Returning to visit the Cape we delight in the prospect of visiting new wine estates. This year our first stop was Overgaauw which ticks all the boxes which matter most to us. I love family run estates, they have a warm sense of home and history. The current wine maker is 4th generation and a new addition to the family is the potential 5th generation to take the baton (erk that’s some pressure, hope he doesn’t choose to be a rock god).
Leigh conducted the wine tasting while sharing cheery anecdotes and information about the wines and estates. If I were an employer I would love to have someone like her working for me, she told a tale of being so delighted to find an out of stock wine at a store that she bought a bottle for R100 more than the estate would have sold it for, now that is a rare degree of passion and staff loyalty not to mention a clear indicator of the quality of the wine. Her enthusiasm added to the richness of the tasting.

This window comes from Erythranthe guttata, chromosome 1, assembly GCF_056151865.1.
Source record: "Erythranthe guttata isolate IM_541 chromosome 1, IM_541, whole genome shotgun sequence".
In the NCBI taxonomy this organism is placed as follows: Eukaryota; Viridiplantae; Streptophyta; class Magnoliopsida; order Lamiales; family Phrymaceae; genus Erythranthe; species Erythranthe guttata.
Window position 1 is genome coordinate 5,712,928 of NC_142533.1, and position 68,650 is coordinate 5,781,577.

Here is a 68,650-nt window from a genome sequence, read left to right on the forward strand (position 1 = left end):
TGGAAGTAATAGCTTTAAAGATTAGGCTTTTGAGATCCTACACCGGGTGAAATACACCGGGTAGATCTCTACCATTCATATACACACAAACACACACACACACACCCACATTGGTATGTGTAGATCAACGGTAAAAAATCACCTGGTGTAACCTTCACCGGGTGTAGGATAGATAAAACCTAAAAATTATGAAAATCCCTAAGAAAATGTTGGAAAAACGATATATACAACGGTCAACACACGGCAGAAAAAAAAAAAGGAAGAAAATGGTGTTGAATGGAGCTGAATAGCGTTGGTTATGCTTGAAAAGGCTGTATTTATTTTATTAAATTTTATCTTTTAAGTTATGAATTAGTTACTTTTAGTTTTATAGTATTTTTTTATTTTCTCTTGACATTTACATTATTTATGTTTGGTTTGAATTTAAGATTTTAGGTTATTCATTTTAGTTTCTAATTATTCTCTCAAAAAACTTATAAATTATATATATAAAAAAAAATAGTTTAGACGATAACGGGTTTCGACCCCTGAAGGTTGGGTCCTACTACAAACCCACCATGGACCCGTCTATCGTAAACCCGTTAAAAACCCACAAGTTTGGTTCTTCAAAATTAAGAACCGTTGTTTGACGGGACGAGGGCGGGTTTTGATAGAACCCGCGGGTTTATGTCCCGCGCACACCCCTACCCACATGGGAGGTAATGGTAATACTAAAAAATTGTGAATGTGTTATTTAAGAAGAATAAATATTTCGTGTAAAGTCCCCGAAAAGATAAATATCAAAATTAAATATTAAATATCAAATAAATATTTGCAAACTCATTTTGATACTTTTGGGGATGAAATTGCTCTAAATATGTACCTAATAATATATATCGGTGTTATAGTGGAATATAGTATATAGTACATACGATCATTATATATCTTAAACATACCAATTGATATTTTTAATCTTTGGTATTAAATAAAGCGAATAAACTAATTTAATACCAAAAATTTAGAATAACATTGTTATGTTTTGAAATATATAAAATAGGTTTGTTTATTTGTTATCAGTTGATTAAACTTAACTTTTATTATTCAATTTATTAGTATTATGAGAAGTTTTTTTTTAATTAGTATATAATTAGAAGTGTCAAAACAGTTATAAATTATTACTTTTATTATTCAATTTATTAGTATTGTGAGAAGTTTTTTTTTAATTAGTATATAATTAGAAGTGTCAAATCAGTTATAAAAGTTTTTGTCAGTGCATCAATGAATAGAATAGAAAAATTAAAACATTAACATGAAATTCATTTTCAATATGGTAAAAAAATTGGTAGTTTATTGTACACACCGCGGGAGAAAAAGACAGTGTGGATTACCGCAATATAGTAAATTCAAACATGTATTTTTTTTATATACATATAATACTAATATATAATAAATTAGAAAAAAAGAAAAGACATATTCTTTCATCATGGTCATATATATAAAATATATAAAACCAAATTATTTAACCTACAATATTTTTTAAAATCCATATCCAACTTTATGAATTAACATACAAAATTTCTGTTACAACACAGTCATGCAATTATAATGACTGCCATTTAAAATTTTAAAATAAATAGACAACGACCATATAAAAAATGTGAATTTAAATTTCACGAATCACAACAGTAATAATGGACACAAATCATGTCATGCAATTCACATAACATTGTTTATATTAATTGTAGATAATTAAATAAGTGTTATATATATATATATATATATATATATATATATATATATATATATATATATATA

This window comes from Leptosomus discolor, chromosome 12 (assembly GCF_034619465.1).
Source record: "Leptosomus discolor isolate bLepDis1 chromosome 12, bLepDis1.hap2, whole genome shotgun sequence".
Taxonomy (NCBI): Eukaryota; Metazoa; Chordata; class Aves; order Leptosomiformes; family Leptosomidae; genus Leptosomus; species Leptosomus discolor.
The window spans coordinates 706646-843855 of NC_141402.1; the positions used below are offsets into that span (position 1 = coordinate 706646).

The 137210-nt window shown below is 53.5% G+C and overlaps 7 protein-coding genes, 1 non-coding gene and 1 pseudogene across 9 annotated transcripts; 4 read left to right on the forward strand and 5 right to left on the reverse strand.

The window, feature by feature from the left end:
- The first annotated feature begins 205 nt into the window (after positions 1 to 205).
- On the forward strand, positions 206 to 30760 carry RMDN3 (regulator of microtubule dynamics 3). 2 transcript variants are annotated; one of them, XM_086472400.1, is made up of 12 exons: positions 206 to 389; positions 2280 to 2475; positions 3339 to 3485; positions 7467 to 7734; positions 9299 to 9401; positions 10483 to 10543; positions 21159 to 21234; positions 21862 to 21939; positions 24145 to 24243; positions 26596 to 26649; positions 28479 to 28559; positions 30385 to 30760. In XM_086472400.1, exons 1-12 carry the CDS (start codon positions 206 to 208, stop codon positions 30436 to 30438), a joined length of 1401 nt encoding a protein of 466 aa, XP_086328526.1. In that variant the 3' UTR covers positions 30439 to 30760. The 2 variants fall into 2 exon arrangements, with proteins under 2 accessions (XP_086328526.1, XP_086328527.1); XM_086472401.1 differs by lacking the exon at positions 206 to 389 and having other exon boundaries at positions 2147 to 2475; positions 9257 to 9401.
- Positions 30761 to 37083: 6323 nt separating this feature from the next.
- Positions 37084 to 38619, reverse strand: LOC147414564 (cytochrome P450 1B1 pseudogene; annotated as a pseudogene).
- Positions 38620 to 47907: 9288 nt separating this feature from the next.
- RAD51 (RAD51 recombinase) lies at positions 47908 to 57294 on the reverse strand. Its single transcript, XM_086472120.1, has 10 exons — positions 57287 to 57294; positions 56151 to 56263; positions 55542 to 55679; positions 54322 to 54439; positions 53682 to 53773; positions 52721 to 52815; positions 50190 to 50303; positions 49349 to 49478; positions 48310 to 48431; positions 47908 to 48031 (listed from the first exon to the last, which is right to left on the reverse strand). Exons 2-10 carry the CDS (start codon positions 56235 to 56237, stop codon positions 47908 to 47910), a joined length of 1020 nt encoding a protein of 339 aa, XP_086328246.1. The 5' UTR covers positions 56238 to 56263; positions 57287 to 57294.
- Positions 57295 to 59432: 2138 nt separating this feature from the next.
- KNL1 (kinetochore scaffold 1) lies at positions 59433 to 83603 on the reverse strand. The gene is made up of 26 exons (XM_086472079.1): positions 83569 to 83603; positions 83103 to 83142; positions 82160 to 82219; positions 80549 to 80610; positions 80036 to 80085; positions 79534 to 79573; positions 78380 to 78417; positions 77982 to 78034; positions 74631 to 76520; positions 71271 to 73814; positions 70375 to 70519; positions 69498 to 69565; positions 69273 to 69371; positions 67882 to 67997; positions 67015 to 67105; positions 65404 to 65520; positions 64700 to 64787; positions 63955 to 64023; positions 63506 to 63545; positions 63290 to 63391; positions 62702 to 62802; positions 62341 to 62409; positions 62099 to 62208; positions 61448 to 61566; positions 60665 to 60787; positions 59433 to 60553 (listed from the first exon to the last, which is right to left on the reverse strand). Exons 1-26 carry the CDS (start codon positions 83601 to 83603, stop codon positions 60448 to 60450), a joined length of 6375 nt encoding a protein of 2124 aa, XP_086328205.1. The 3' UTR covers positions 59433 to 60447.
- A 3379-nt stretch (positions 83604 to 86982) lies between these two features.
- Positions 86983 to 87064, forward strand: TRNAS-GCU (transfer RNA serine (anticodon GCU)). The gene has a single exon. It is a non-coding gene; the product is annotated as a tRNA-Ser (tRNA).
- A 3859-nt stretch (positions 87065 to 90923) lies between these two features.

Naturally the tasting would be found wanting if the wines themselves fell short of the mark, fortunately our family group were unanimous in our enjoyment. My and Cliff’s favourite was the Chardonnay, a lightly wooded wine that would appeal to both people who enjoy wooded Chardonnays as well as those who prefer unwooded Chardonnays. Jane chose the Sauvignon Blanc as her favourite and Al came home with a bottle of the 1993 Cape Vintage (we would normally know this as “port” but the Portuguese have won exclusive use of that name). There were only 6 bottles of this vintage remaining for sale when we visited and the estate stopped producing “port” about 10 years ago so these may soon be collector’s items. Overgaauw is well known for its Tria Corda Bordeaux blend and Touriga Nacional but unfortunately these were not available for tasting at the time of our visit as they were sold out.